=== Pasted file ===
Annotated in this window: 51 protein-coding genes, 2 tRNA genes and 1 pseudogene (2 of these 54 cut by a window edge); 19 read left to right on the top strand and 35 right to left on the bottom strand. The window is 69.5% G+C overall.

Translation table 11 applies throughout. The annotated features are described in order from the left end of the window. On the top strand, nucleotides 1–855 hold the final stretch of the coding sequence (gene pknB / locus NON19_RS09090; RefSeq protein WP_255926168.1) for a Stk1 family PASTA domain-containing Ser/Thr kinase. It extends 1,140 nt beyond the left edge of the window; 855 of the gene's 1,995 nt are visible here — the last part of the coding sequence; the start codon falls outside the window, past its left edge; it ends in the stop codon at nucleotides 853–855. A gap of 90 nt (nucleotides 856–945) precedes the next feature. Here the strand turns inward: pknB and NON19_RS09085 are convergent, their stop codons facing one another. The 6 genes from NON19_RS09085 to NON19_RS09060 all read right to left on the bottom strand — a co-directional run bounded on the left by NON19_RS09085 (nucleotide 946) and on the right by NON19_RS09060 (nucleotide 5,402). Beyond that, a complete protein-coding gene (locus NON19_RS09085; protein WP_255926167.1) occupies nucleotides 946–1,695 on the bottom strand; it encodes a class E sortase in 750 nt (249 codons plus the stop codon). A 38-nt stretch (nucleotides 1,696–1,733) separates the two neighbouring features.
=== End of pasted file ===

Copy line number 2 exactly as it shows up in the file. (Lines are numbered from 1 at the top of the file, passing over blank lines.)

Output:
Translation table 11 applies throughout. The annotated features are described in order from the left end of the window. On the top strand, nucleotides 1–855 hold the final stretch of the coding sequence (gene pknB / locus NON19_RS09090; RefSeq protein WP_255926168.1) for a Stk1 family PASTA domain-containing Ser/Thr kinase. It extends 1,140 nt beyond the left edge of the window; 855 of the gene's 1,995 nt are visible here — the last part of the coding sequence; the start codon falls outside the window, past its left edge; it ends in the stop codon at nucleotides 853–855. A gap of 90 nt (nucleotides 856–945) precedes the next feature. Here the strand turns inward: pknB and NON19_RS09085 are convergent, their stop codons facing one another. The 6 genes from NON19_RS09085 to NON19_RS09060 all read right to left on the bottom strand — a co-directional run bounded on the left by NON19_RS09085 (nucleotide 946) and on the right by NON19_RS09060 (nucleotide 5,402). Beyond that, a complete protein-coding gene (locus NON19_RS09085; protein WP_255926167.1) occupies nucleotides 946–1,695 on the bottom strand; it encodes a class E sortase in 750 nt (249 codons plus the stop codon). A 38-nt stretch (nucleotides 1,696–1,733) separates the two neighbouring features.